Posted Friday, September 27th 2013 @ 9am  by  Barbie  Latza Nadeau

Boycotting pasta is not something Italians take lightly.   But when the head of Italy’s popular Barilla pasta, which is the world’s largest  producer and exporter of the Italian staple, told a provocative radio program  that he would never consider using a gay couple to advertise his pasta products,  gay rights activists, politicians and consumers vowed to boycott the products.  “I would never feature a gay couple in our advertisements,” Guido Barilla said  to Italy’s Radio24.  He said it was ok if gays “like our pasta” and “our  communication” referring to the brand’s traditional family-centric marketing.  “Otherwise, they can eat another pasta. You can’t always please everyone.”  Barilla later added insult to injury by explaining that what he meant was that  their company ads wanted to reinforce the role of women as mothers, caregivers  and the nutritional head of household.


Barilla’s comments were met with scorn and indignation among gay rights  activists, women’s equality advocates and parliamentarians who have been  lobbying to introduce a string of anti-homophobic and anti-sexist measures in  recent weeks.  Italy has one of Europe’s worst track records for sexist  advertising and homophobic hate crimes.  Nearly 1,000 cases of verbal and  physical aggression against gay and lesbian people are reported each year,  according to Italy’s Gay Helpline. In the last four years, 20 transsexuals have  been killed in Italy, according to the group Transgender Europe.


The Italian parliament has been campaigning to make overtly sexist  advertising taboo. In fact, Barilla’s comments came in response to criticism  that his company’s marketing campaign almost always showed a man and children  sitting at the table with a woman serving them. Earlier this week, the president  of the House of Deputies, Laura Boldrini, told parliament that she was tired of seeing stereotypes  reinforced in mainstream advertising. “I always ask myself, would these ads run  in other countries? The answer is no, absolutely no,” she said.  “It is not  acceptable to always see an ad with the father and children always sitting at  the table and the mother serving them.”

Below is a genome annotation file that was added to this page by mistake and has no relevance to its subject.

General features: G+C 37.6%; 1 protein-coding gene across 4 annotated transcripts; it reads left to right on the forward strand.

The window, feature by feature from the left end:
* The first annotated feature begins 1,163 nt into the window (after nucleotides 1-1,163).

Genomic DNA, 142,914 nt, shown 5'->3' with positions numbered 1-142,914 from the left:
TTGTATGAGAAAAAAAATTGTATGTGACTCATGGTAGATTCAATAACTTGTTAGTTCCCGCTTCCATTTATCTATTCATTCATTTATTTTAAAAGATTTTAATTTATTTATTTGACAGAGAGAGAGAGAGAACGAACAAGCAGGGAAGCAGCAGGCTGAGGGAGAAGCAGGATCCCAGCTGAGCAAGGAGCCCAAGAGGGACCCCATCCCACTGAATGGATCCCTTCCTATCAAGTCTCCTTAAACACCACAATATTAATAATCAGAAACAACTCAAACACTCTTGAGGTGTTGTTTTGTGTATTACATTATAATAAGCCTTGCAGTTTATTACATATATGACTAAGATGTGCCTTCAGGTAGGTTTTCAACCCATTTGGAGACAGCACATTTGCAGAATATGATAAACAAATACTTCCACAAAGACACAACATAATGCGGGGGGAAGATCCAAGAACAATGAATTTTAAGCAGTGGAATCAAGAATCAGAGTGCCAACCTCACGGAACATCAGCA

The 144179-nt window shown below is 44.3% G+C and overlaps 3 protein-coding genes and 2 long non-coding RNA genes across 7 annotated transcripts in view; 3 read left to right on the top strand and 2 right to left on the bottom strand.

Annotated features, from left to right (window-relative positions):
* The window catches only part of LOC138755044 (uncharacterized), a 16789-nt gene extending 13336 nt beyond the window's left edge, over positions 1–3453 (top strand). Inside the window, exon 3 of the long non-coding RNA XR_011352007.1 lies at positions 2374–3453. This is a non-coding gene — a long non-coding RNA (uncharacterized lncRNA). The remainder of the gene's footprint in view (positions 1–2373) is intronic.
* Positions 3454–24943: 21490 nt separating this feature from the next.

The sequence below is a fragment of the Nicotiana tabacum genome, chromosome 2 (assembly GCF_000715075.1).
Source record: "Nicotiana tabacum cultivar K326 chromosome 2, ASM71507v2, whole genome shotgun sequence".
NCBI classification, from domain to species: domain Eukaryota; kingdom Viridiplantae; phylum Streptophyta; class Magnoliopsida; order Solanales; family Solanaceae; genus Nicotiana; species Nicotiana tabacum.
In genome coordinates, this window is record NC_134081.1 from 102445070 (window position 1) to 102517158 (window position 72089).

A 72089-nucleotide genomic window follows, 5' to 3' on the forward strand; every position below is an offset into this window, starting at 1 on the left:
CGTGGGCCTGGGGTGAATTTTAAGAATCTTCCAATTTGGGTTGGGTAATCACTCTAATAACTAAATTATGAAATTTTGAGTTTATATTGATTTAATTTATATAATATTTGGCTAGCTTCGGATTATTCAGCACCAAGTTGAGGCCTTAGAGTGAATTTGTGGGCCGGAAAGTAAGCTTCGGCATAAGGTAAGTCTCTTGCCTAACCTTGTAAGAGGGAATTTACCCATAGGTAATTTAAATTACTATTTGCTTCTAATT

Barilla shot back that their family business, now in its fourth generation,  was defending the traditional mother-father family. A spokesperson for Barilla  told The Daily Beast that the media was sensationalizing the comments, and  passed on a prepared statement: “I apologize if my words have generated  controversy or misunderstanding or if they hurt anyone’s sensitivity.”


Barilla’s remarks caused a Twitter frenzy under the hashtag #biocottabarilla  or boycott Barilla, which was still trending in Italy on Friday morning. There  were also reports of pasta aisles being vandalized in grocery stores in Bologna,  considered the most gay-friendly city in Italy.  Barilla agreed to meet  with gay rights advocates to try to calm the controversy, but the damage to the  company could be worse than a gluten-allergy epidemic.. “We need to boycott any  company that undermines equality,” Alessandro Zan, a parliamentarian for the  left-wing SEL (Sinestra Ecologia Liberta) party told The Daily Beast.  “But  we also need to educate the public who agree with Barilla’s sentiment.”

Read The Full Article On  The Daily Beast

Here are some of the comments on twitter...

Is it wise to boycott a company that employs so many people, may be even gay families?